And this sounds just wicked good (plus it has pictures!). “The kingdom of darkness: or the history of daemons, specters, witches, apparitions, possessions, disturbances, and other wonderful and supernatural delusions, mischievous feats, and malicious impostures of the Devil Containing near fourscore memorable relations, forreign and domestick, both antient and modern. Collected from authentick records, real attestations, credible evidences, and asserted by authors of undoubted verity. Together with a preface obviating the common objections and allegations of the sadduces and atheists of the age, who deny the being of spirits, witches, &c. With pictures of several memorable accidents.”
Author: R. B., 1632?-1725? Date: 1688 Reel position: Wing / 2351:11 Bibliographic name / number: Wing (CD-ROM, 1996) / C7342 Physical description: , 169,  p.,  leaf of plates Copy from: Folger Shakespeare Library
Preoccupations with witchcraft in early modern Europe
These articles are just the beginning. Titles from Early European Books (EEB)** Collection 11 reveal a new level of interest in witchcraft and devil worship as a consequence of the Reformation. From the Wellcome Library, the Disquistionum Magicarum (1600) by the Jesuit Martin Delrio (1551-1608) is widely held to be a reworking of a landmark pre-Reformation book on sorcery, Heinrich Speyer’s Malleus Maleficarum (1487) or Hammer of the Witches. Delrio’s exposition proved hugely popular, being reprinted on numerous occasions and in various centers of early modern publishing well into the 1700s.
Originally published in 1597, a 1604 copy from The Hague of the Demonologia by James I of England demonstrates how a concern with necromancy and magic was scarcely confined to the lower orders or the poorly educated. Items from Florence, meanwhile, tend to favor the kind of titles one might expect from a national repository of a country that remained for the most part staunchly Catholic. For example, a Florence, 1638 edition of a work first published in Rome in 1602, Bernardo Davanzati’s Scisma d’Inghilterra, presents an unsurprisingly critical history of the English Reformation under Henry VIII.
And yet, this Catholic continuity does not exclude from Florence’s holdings texts which expose similar dark preoccupations with the idea of witchcraft. One of the most seminal works on witchcraft and demons from the early modern period is Strix (1523), a text originally in Latin by Giovanni Pico di Mirandola (1470-1533), the philosopher and nephew to the more famous humanist scholar of the same name (1463-1494). Collection 11 includes one of two early vernacular Italian versions of the text, published as La Strega in Pescia in 1555.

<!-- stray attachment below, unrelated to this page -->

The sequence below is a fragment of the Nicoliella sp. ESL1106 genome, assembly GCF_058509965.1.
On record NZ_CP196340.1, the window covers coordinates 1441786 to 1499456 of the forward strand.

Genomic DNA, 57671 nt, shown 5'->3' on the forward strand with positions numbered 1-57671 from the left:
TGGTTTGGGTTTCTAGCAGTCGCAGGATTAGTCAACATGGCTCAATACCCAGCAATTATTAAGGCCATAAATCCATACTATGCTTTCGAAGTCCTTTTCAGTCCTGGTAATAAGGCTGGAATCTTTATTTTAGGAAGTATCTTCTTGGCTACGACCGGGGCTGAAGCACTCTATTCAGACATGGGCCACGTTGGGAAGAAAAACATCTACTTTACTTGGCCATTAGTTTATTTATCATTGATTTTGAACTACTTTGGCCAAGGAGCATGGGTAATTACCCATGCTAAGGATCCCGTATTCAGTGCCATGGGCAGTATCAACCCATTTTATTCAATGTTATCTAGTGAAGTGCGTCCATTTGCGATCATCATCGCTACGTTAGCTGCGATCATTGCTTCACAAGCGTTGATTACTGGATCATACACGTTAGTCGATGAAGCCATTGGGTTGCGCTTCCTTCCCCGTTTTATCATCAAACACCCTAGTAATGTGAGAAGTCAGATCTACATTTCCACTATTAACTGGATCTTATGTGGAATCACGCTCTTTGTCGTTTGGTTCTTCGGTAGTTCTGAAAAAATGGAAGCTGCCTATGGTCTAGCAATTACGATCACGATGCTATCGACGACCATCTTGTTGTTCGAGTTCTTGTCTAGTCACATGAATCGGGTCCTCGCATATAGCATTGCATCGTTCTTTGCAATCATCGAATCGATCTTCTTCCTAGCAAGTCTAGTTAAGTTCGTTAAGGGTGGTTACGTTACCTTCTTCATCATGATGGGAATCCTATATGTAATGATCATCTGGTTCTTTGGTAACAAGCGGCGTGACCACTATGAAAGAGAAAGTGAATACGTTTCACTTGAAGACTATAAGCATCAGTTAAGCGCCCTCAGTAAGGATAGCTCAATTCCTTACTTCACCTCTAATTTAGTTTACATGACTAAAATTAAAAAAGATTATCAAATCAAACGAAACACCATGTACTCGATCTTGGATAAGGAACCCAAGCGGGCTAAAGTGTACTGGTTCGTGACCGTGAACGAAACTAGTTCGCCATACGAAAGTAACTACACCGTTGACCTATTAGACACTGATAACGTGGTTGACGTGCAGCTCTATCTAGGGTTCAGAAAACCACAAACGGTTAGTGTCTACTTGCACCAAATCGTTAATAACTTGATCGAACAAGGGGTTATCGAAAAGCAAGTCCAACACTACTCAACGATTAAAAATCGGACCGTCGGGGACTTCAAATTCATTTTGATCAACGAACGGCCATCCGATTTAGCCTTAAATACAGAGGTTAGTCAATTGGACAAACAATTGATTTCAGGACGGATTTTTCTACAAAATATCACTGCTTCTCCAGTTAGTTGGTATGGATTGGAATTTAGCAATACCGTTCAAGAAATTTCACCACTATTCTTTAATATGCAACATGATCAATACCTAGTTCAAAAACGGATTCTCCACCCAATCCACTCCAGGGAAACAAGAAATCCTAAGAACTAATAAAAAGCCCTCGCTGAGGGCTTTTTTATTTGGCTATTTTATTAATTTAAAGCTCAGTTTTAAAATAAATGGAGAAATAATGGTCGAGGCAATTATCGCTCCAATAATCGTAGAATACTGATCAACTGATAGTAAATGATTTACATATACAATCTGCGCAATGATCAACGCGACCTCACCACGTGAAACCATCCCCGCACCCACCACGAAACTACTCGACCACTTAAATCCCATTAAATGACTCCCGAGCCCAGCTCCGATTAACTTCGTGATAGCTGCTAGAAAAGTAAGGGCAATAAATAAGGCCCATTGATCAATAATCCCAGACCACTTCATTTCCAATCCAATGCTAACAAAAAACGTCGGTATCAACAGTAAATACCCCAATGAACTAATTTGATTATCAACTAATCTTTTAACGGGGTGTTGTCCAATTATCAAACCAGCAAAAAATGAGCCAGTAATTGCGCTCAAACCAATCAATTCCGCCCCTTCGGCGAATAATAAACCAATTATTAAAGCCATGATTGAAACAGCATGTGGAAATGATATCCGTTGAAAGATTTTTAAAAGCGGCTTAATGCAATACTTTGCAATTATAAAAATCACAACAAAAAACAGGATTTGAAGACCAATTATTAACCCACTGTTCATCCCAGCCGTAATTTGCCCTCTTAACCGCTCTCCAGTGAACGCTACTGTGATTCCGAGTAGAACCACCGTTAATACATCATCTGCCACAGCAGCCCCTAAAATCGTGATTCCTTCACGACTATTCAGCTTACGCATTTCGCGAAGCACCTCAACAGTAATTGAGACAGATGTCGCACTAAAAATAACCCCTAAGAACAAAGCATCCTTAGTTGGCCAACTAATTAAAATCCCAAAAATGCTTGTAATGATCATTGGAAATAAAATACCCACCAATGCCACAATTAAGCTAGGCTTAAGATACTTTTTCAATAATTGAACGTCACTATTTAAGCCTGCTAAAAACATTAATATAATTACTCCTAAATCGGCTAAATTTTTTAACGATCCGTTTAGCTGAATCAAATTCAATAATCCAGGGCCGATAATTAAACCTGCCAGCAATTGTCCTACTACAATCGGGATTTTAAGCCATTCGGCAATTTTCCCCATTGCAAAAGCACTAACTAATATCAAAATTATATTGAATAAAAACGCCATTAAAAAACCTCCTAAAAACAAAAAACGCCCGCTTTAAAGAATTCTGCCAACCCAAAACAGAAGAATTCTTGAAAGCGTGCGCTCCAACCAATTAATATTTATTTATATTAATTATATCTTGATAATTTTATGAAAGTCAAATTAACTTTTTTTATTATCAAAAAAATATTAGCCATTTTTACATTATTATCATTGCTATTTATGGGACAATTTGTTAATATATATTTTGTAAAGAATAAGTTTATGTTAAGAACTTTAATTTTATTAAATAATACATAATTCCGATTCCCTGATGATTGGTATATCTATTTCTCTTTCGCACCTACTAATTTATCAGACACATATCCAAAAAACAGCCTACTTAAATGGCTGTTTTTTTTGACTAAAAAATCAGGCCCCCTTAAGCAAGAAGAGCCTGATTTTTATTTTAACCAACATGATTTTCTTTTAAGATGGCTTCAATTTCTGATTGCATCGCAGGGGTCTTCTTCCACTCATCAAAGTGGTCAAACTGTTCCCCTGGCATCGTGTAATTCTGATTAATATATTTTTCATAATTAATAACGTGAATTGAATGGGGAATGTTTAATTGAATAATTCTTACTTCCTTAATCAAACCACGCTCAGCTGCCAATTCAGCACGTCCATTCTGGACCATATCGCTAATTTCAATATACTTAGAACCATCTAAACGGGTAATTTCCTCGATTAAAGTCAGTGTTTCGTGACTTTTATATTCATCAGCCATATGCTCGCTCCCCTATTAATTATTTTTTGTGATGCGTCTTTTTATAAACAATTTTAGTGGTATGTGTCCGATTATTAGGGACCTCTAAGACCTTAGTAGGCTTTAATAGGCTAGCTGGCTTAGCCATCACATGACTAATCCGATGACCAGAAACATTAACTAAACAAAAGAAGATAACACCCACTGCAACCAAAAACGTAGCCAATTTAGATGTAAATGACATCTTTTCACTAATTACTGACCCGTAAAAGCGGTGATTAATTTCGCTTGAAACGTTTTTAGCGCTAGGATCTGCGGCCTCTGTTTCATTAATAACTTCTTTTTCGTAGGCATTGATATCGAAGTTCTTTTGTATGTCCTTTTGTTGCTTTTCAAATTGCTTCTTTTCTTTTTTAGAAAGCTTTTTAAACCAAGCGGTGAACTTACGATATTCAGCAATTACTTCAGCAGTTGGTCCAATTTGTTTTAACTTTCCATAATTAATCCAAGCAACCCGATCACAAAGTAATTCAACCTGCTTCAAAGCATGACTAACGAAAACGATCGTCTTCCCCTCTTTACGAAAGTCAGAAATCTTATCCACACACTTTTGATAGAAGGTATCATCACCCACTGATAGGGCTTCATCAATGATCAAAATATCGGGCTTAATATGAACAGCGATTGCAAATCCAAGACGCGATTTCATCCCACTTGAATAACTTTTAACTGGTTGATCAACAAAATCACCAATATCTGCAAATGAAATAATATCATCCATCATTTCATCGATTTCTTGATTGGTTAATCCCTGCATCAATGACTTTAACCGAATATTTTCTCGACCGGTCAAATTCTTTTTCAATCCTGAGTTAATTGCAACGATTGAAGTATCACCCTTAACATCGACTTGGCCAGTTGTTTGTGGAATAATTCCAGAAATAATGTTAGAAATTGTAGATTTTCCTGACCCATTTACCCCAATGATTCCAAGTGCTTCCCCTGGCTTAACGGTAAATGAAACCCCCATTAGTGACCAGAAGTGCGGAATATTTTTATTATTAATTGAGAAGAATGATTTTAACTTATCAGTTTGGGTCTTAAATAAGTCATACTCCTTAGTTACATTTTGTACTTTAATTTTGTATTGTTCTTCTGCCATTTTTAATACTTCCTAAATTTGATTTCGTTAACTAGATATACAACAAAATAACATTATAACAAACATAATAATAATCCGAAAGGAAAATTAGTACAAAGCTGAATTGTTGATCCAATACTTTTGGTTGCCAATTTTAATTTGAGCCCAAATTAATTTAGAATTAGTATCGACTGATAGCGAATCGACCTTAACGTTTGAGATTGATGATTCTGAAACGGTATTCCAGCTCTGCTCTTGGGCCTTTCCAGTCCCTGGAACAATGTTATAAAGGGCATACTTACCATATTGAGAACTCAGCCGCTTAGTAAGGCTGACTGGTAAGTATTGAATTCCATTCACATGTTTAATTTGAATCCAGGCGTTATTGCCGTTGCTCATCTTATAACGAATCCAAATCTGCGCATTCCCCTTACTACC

A work like Mirandola’s helped give the persecution of supposed witches intellectual credibility, and trials and executions became highly organized and well-documented affairs not just in northern parts of Europe where the impact of the Reformation was felt most profoundly, but across southern Europe as well, in Italy, Portugal and in Spain.
Additional resources from Ebook Central:
Apps, L., & Gow, A. C. (2003). Gender at stake : male witches in early modern Europe.
Ehrenreich, B., & English, D. (2010).Witches, midwives, & nurses : a history of women healers.
Fontaine, J. L. (2016). Witches and demons : a comparative perspective on witchcraft and satanism.
Gibson, M. (2001). Early modern witches : witchcraft cases in contemporary writing.
Goodare, J. (Ed.). (2013). Scottish witches and witch-hunters.
Pócs, É., & Klaniczay, G. (Eds.). (2007). Witchcraft mythologies and persecutions, volume 3 : demons, spirits, witches.
Poole, R. (2003). Lancashire witches : histories and stories.
Reis, E. (1997). Damned women : sinners and witches in puritan new England.
Schulte, R. (2009). Man as witch : male witches in central Europe.